The Biggest Mistakes of D.I.Y Video Production
At Visualised it, we know quite a bit about corporate promotional videos, having produced plenty. However, some businesses decide not to use a professional company when making their big video to show the world what they’re all about, instead opting to do it themselves.
Sadly, this often leads to disaster and a video that will do more harm than good for your business.
Here is a list of the biggest mistakes we see when businesses try D.I.Y with video:
The filming location is a huge element of your video, and sadly, is also where a lot of D.I.Y videos first stumble. The machines in your factory might look impressive, but how is the lighting? Is it noisy? Are there vehicles moving back and forth all the time?
The same goes for your cute little shop, if you don’t film in a quiet corner or after hours, customers could get in the way!
This is particularly important if you’re filming interviews, as interfering factors can make it look amateur. We’d still recommend getting footage of these locations; they can be spliced into the video later, but for the main interview that holds it all together, we’d suggest a place where the elements are more controllable.
Phone cameras have evolved a lot since the smartphone revolution, with entire movies shot on them. That said, the best technology is limited to the latest cameras, older devices may not stand up to these standards, and video quality often suffers.
And unless your video is going up on Snapchat or Instagram, DO NOT position your phone vertical.
Even if you have a proper camera like a DSLR, if you don’t put it on a tripod, or at least a flat surface, it will give you shaky footage, and no one wants to see that.
You can still use smart devices for making short videos, but make sure you have additional equipment such as mini tripods, external microphones etc. to support them.
Some companies will use the van driver or one of the customer service team to film because they like watching films or always do the family holiday videos.
While simple techniques of setting up interviews and working cameras can be taught, there’s a trade in professional video crew for a reason.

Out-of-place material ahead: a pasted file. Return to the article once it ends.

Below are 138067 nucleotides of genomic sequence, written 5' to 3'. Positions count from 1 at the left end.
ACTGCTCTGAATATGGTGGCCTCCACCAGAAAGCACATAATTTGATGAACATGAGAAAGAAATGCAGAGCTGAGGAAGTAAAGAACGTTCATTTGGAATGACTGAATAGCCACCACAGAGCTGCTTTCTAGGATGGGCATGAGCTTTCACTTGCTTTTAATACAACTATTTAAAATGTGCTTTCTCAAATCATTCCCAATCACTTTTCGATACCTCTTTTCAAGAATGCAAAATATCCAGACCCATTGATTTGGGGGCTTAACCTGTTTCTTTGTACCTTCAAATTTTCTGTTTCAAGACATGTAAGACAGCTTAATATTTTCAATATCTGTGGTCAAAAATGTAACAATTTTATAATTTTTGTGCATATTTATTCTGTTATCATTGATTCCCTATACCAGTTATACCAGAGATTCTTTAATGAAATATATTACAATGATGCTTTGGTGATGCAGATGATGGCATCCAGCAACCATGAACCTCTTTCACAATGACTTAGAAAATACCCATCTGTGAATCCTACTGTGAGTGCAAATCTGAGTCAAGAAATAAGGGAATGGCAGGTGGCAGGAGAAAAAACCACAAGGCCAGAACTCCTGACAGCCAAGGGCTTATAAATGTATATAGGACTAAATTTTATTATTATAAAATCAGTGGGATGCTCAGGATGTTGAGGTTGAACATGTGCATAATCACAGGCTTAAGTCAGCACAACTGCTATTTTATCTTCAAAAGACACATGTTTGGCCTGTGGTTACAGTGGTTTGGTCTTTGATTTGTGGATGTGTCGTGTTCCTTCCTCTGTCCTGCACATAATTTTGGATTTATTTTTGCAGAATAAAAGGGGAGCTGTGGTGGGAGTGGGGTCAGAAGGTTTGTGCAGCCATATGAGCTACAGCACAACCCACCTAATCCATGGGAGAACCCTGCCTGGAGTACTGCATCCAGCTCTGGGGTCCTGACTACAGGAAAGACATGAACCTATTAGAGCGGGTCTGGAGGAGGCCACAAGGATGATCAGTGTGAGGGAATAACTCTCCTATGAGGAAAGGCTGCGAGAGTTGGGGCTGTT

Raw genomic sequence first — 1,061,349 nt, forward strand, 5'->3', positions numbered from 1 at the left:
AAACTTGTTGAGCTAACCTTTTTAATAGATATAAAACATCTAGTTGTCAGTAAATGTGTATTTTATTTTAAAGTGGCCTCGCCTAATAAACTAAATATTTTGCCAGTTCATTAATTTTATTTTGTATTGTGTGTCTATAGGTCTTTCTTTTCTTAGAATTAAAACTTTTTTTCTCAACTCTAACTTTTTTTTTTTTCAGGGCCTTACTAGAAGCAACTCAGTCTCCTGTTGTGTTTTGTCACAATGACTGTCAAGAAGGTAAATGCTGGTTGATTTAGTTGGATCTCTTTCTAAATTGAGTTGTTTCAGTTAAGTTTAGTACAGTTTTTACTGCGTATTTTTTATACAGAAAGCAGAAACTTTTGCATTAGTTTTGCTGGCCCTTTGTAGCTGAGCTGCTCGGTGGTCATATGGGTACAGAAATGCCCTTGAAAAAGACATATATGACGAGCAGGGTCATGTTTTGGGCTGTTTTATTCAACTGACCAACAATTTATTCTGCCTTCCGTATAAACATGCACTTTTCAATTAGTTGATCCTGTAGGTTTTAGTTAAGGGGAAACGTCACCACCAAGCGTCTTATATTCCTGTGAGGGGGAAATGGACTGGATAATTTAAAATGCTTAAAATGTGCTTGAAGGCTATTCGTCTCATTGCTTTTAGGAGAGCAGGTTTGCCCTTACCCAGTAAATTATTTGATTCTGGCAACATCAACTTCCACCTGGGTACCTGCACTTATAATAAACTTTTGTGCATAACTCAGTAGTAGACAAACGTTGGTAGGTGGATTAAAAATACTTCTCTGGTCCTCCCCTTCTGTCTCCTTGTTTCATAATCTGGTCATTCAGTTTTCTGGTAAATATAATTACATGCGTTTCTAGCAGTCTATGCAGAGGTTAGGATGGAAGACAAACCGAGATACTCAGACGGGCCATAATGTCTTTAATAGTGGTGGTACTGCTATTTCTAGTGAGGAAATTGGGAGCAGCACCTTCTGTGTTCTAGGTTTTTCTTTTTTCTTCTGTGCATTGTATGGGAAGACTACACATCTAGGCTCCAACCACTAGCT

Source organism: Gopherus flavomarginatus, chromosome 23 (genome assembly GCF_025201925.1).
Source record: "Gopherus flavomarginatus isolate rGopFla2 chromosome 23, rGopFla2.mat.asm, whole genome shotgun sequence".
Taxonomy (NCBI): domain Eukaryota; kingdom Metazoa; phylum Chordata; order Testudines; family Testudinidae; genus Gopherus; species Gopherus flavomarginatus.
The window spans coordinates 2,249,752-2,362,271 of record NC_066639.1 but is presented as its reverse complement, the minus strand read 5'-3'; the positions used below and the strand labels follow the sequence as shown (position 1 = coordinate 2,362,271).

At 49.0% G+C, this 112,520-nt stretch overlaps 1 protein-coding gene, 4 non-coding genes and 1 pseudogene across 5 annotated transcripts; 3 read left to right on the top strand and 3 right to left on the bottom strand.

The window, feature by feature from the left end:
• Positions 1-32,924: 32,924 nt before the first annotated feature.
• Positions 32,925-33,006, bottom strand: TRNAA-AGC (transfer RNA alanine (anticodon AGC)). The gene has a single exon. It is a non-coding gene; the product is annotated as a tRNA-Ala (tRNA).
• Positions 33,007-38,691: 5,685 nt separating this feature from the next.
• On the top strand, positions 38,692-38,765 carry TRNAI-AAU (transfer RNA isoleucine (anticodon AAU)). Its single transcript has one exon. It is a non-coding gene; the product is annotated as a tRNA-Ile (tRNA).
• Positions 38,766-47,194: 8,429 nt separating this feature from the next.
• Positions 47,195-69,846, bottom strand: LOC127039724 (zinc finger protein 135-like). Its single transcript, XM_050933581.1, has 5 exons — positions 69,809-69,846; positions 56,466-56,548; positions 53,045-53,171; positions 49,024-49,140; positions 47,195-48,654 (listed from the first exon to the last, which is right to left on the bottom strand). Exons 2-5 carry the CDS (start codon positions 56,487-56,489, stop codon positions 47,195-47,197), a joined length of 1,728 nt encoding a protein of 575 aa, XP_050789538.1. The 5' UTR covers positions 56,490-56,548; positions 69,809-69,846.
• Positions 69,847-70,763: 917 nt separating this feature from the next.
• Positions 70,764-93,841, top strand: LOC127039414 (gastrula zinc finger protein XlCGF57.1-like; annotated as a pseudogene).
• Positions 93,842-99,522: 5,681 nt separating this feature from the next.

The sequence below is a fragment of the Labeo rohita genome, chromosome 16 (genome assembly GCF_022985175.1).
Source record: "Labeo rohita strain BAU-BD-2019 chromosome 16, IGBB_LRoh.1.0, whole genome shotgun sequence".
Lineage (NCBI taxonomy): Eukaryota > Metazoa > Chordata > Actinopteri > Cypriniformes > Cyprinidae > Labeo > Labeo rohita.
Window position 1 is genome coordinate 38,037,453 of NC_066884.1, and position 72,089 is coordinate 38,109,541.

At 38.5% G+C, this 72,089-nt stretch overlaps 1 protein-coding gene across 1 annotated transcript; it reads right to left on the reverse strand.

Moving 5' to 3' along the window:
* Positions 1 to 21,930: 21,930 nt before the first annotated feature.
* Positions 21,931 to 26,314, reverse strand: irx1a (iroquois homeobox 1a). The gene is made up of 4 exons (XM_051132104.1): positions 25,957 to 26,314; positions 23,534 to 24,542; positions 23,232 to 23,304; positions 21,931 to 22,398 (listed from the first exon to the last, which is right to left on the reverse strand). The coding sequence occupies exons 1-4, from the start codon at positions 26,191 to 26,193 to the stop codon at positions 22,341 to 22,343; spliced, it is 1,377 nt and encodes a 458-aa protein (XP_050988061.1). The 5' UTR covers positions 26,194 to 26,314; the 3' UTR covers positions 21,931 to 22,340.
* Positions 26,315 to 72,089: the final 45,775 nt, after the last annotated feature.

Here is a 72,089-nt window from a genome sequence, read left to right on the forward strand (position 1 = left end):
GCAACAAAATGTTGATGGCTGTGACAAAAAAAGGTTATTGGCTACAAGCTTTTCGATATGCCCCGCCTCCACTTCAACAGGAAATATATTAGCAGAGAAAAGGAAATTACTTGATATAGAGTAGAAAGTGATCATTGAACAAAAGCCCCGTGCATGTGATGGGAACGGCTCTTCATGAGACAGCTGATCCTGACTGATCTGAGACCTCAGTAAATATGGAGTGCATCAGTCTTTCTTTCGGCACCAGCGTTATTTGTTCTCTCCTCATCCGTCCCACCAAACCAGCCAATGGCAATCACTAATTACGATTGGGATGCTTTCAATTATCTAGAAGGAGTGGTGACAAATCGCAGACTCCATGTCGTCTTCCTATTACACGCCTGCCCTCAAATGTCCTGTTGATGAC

Using untrained employees is a given way to make your videos look amateur and unprofessional; settings could be wrong, the shot might have a distracting background or not be properly framed, all of which will degrade the quality of the final video.
When thinking about who you want in the video, remember that you’re selecting someone to be the face of your company. So, even though the warehouse manager might have dreams of stardom, if they stumble their words, can’t keep still for more than a millisecond, or string a coherent answer together, they’re not going to represent your business very well.
When picking a presenter, make sure they know what they’re talking about, have personality and can appropriately convey your company’s message, otherwise, the audience will be cringing.
So, let’s say you have a great camera and everything looks beautiful. But there’s an equally important element that a lot of people forget, and you know they did when you hear it: Sound.
Your footage could be poor quality, but great audio will still make it watchable, the same is not true inversely, and poor sound can ruin an otherwise competent video.
Going back to locations, make sure the place you’re filming in has good acoustics and minimal background noise, and most importantly, ensure you have the right equipment.
While your smartphone might have a microphone that works if you need to record a voice memo on the fly, the audio quality isn’t comparable to a professional quality microphone, although, it might still be better than the standard camera microphone.
Video editing programs are available to hobbyists and professionals, and there are plenty of free ones out there. But like with the previous point, having the software needs to be in tandem with knowing how to use it properly.
Anyone can put clips in order, but knowing when to change shots, or how to properly use transitions (the sensible ones, not those horrible star and heart ones) to construct a coherent narrative and company message takes practice. Spend some time with your software and get in plenty of practice, even if you’re doing something seemingly simple.
Not Sharing It
So let’s say you’ve defied the odds and created a fantastic promotional video yourself, or you’ve done the smart thing and hired a professional company to produce that video to show to the world, the next step is just that!
Even the best video in the world won’t be much good if it’s sat on a hard drive and only shown to investors and your friends who already know about your business.
To get the most out of your video, share it with the world; upload it to YouTube and share it on your social media platforms. Unless you’ve ignored all our warnings, in which case, don’t show it to anyone.
To recap, here are the biggest mistakes we see in D.I.Y video production:
- Wrong Location.
- Wrong Equipment.
- Inexperienced Crew.
- Inapt Presenters.
- Poor Sound.
- Unprofessional Editing.
- Not Sharing It.
So, those are the biggest mistakes we’ve seen in D.I.Y video production. While businesses can be perfectly capable of making smaller videos themselves, we’d advise going to a professional company if you’re planning on anything more substantial, then we’d always recommend hiring a professional company, there’s a great one based in Barnsley beginning with V!